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An Overview of Historical Federal Cannabis Charge Statistics (and Why They May Be Declining)

Apr 21, 2022

In 2012, Colorado and Washington made headlines when they became the first two states in the U.S. to legalize cannabis for recreational use. Since then, 18 other states as well as the District of Columbia have followed suit by passing legislation for recreational distribution and consumption.

Classified as a Schedule I drug by the Controlled Substance Act, the same as methamphetamine or cocaine, cannabis is still illegal at the federal level. However, as more state lawmakers pass legislation to legalize recreational use, federal cannabis trafficking cases and charges have steadily dropped year-over-year.

According to the U.S. Sentencing Commission’s 2021 Sourcebook, in 2012, the same year Colorado and Washington first passed their legislation, there were roughly 7,000 offenders charged with cannabis trafficking by federal prosecutors. Cannabis made up 27.6% of all drug trafficking charges that year, the most of any category.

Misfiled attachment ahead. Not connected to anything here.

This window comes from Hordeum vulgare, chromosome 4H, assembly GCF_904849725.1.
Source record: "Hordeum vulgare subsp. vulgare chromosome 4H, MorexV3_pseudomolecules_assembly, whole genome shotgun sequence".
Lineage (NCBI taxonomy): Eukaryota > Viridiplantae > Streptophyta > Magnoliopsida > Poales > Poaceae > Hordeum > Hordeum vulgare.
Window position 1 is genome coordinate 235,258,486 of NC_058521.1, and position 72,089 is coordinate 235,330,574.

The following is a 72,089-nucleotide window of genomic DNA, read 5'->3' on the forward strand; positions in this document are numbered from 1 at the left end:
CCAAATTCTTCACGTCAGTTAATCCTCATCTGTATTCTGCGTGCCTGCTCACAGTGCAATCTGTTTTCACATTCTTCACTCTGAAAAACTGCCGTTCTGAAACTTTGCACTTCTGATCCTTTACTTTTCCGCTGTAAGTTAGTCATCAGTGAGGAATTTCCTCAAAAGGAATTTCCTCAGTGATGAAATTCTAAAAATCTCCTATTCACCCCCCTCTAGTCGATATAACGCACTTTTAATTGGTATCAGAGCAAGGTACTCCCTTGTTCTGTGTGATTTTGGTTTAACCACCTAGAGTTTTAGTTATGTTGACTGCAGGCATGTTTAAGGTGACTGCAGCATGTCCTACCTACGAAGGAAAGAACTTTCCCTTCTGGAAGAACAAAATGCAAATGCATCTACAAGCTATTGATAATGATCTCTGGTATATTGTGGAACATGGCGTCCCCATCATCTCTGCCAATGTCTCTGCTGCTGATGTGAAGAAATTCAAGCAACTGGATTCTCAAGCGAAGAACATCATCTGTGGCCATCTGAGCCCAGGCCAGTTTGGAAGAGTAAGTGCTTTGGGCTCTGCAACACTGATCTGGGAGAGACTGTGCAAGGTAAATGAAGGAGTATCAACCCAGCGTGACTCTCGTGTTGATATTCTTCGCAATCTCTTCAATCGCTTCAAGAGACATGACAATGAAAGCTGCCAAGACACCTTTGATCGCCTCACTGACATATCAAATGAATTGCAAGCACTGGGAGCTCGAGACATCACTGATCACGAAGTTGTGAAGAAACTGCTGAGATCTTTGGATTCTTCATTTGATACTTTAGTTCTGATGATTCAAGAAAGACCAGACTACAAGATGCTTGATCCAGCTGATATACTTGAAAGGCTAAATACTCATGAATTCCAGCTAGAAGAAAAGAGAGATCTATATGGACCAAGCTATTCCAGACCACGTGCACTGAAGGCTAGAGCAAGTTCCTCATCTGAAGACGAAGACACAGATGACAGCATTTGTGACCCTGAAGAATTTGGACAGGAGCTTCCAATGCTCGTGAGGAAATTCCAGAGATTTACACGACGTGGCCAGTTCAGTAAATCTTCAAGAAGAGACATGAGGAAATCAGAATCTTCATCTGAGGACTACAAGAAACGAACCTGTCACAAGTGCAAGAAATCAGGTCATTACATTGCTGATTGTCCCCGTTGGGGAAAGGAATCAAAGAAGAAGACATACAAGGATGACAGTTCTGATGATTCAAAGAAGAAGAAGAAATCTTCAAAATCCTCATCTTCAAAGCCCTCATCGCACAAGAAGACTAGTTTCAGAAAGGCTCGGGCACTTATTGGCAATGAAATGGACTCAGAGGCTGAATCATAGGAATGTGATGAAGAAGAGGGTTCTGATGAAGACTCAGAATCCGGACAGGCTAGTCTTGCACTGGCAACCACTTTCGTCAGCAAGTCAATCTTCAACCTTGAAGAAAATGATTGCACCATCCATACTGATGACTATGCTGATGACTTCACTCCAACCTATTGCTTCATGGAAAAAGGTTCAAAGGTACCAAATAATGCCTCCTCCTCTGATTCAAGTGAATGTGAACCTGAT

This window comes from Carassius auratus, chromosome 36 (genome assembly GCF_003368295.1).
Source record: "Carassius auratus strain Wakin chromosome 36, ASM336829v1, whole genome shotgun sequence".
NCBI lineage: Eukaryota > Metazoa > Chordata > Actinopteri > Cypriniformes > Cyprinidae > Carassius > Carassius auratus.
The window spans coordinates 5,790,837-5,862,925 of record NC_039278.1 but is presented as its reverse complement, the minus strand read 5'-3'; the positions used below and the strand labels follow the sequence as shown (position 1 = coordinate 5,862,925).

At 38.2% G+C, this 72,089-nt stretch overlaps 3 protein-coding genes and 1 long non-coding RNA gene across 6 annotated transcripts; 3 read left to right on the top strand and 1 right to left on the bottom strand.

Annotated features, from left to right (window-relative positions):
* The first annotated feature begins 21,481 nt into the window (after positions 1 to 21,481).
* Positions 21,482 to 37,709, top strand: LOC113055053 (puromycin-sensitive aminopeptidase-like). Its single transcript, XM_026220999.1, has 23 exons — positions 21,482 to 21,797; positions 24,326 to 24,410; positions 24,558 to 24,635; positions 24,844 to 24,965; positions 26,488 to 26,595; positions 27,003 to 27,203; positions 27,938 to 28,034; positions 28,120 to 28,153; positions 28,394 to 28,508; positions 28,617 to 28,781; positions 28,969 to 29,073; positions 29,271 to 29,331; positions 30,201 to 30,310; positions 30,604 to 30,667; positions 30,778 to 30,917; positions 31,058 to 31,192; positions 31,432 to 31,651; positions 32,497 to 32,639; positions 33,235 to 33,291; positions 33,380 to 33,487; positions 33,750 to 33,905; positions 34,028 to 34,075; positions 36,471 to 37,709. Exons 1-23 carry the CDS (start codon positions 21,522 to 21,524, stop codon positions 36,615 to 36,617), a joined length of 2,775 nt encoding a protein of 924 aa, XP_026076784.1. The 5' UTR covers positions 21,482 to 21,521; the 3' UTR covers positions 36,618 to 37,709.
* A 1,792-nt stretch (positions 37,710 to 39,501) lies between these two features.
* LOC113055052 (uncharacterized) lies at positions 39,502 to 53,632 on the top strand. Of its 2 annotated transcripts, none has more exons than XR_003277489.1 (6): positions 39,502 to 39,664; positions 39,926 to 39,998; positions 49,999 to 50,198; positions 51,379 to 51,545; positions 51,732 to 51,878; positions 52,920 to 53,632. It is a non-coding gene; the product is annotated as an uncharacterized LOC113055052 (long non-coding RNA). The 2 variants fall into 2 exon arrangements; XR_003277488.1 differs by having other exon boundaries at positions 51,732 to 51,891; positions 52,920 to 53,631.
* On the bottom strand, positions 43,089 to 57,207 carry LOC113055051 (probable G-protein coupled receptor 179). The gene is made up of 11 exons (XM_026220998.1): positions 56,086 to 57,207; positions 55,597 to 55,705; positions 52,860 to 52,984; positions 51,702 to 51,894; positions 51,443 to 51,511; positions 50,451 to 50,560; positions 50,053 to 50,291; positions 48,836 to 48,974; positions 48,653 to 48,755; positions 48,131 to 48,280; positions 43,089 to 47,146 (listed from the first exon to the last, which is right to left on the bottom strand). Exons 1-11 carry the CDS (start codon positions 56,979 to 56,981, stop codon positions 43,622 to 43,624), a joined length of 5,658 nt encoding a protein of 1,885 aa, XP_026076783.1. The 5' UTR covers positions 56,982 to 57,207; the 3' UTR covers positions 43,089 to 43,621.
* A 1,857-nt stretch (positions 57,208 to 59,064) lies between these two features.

As more states continued to pass legislation to legalize recreational cannabis, the number of federal trafficking charges began to drop year-after-year. In 2016, when nine states in total had opened for recreational use, cannabis trafficking cases fell to approximately 3,500 cases.

Most recently, in 2021, that number dropped below 1,000 for the first time in this period, with 996 total people charged for trafficking cannabis, accounting for only 5.7% of the total federal drug trafficking cases, the least of all major categories.

From 2012 to 2021, while total drug trafficking charges have decreased by 31%, cannabis-related charges dropped 86%. While it’s difficult to pin this decline down to a single factor, some experts accredit it to states continuing to pass new legislation for recreational consumption.

Figure 1. Federal Cannabis Tracking Charges and States with Legalized Recreational Use 2012–2021


Figure 1 outlines both the yearly cannabis trafficking charges (blue), as reported by the United States Sentencing Commision’s 2021 Sourcebook, as well as the total states that have legalized cannabis for recreational use (orange), according to MJBiz Daily’s Map of Marijuana Legalization by State.

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